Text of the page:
Video: Joe Biden Bites Wife Jill’s Finger at Iowa Campaign Event

Video: Joe Biden Bites Wife Jill’s Finger at Iowa Campaign Event

Former Vice President Joe Biden nibbled on his wife Jill’s finger during a campaign event in Council Bluffs, Iowa on Saturday, adding to his ever-growing list of gaffes and bizarre behaviors on the 2020 primary trail.

The act occurred as Jill Biden stretched her arm out while introducing her husband. The former vice president moved out of the way of his wife’s hand and went for her finger. The move prompted laughs from Jill and some of the 200 supporters on hand.

.@JoeBiden‘s “No Malarkey!” Iowa bus tour starts in Council Bluffs with laughs: An excited @DrBiden gestures and almost hits Joe in the head…and then he bit her finger: pic.twitter.com/CIhHS9buJQ

— Bo Erickson CBS (@BoKnowsNews) November 30, 2019

Biden is, of course, no strange to making gaffes on the campaign trail. The former vice president has repeatedly mixed up states that he’s campaigning in and his verbal flubs during primary presidential debates have garnered him much negative press, while leaving some voters questioning his mental stamina. His biggest screw up came when misdelivered the contact information for his campaign’s text message service, asking viewers to visit “Joe 3-0-3-3-0″ at the second debate in Detriot, Michigan. Biden has also twice mixed up the name of the former British Prime Minister Theresa May with Margaret Thatcher – who left office in 1990.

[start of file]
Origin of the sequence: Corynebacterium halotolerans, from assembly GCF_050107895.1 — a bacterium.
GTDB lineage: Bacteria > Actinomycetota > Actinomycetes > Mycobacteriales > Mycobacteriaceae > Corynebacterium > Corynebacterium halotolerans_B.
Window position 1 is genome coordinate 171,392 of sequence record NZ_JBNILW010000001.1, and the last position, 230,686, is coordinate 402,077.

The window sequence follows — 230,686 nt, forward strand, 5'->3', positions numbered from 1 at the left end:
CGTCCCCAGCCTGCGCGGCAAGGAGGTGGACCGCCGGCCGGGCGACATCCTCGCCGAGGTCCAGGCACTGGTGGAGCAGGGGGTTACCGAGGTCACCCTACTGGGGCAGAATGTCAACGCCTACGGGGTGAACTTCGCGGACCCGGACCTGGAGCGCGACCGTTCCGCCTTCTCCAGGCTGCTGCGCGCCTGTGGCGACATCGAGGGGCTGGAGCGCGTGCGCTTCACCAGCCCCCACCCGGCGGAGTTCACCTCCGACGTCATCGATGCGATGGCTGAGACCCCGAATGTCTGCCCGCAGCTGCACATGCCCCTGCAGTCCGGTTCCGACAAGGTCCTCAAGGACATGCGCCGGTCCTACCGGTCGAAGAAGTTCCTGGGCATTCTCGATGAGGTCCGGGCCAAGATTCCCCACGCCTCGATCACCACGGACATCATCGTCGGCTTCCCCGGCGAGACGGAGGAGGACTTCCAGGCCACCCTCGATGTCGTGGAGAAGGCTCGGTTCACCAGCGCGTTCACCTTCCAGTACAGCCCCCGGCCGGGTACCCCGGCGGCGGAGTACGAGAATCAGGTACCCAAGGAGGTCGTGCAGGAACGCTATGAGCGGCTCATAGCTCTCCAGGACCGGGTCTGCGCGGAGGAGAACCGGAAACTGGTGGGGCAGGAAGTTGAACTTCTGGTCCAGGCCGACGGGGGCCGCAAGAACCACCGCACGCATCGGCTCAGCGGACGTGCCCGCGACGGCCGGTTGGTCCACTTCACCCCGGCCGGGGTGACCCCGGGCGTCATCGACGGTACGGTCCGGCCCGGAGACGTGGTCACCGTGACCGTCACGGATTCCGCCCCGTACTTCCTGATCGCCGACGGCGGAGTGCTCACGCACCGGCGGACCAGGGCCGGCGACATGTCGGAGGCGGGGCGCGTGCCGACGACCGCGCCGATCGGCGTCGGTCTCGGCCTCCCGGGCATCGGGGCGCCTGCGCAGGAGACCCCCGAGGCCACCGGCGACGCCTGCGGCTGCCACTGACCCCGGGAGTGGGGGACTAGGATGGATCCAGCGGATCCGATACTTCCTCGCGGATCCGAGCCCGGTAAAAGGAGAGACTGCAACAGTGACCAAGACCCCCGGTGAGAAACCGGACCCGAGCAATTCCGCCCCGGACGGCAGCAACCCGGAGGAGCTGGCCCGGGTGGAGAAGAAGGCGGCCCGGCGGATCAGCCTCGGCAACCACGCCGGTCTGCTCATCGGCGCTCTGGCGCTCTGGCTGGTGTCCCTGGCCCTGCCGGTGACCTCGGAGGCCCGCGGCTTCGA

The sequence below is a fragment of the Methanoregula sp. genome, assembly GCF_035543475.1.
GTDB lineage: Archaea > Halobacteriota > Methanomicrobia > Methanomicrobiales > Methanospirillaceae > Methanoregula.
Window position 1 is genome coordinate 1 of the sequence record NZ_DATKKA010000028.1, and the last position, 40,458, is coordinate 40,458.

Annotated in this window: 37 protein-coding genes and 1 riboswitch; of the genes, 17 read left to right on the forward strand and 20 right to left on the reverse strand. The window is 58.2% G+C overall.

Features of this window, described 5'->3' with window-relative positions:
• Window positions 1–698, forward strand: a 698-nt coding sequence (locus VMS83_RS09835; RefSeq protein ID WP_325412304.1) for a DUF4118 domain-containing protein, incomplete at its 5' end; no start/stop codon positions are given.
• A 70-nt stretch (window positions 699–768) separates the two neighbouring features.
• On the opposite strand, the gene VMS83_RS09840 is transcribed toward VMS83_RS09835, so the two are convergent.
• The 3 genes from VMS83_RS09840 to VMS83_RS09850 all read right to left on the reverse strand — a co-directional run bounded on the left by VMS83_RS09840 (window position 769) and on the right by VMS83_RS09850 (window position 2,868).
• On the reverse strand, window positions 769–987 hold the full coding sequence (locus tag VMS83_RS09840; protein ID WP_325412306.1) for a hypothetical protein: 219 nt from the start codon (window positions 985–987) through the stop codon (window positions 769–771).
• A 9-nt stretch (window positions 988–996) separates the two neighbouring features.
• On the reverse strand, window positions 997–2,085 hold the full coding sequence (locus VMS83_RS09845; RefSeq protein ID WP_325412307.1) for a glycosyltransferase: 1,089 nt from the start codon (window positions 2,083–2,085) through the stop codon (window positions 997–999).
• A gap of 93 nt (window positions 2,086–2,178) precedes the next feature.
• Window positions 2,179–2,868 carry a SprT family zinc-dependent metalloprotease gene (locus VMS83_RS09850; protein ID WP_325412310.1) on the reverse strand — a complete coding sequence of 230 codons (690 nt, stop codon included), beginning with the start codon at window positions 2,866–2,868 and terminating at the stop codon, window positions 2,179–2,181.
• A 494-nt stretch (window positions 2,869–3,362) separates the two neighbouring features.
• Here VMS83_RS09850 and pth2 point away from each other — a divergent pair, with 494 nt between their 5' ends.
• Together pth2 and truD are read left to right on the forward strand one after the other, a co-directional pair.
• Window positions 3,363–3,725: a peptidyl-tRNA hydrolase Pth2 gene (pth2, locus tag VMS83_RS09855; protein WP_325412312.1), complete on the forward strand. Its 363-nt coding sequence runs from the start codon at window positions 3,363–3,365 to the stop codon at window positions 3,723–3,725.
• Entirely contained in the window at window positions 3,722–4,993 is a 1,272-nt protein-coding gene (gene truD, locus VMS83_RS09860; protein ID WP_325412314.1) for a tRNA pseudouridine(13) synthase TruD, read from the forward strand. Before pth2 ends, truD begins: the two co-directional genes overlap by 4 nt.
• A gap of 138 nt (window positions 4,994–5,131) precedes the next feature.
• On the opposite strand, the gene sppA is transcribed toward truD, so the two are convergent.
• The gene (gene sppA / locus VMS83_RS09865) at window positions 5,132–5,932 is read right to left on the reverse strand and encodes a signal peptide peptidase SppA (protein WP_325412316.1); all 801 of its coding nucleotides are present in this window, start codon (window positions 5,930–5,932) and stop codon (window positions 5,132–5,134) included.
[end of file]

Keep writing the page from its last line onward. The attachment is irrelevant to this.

Earlier Saturday, Biden kicked off his “No Malarkey” bus tour in which the 76-year-old plans to crisscross the Hawkeye State for eight days.

Fired up and ready to go for the #NoMalarkey barnstorm! pic.twitter.com/4lpU7waqzh

— Joe Biden (@JoeBiden) November 30, 2019

The former vice president pledged first to win the Feb. 3 Iowa caucuses, despite recent polls suggesting his standing there has slipped in recent months.

“I promise you, I promise you,” Biden told a few hundred supporters outside his Council Bluff campaign office, “we’re going to win this race, and we’re going to beat Donald Trump, and we’re going to change America.”

Behind the optimism, Biden aides acknowledge he must sharpen his message and bolster his voter outreach operation ahead of the caucuses that start Democrats’ 2020 voting. But his advisers also insist he has wide support and remains well-positioned to recover any lost ground.

His chief argument — his perceived strength against Trump — was on clear display Saturday. Sidestepping his philosophical tussle with progressive Sens. Elizabeth Warren and Bernie Sanders over the party’s direction, Biden struck a general-election posture. He added an emphasis on small town and rural America, an electoral swath where Democrats have struggled in recent elections but that could prove critical in both the nominating fight and November battlegrounds.

The Associated Press contributed to this report. 

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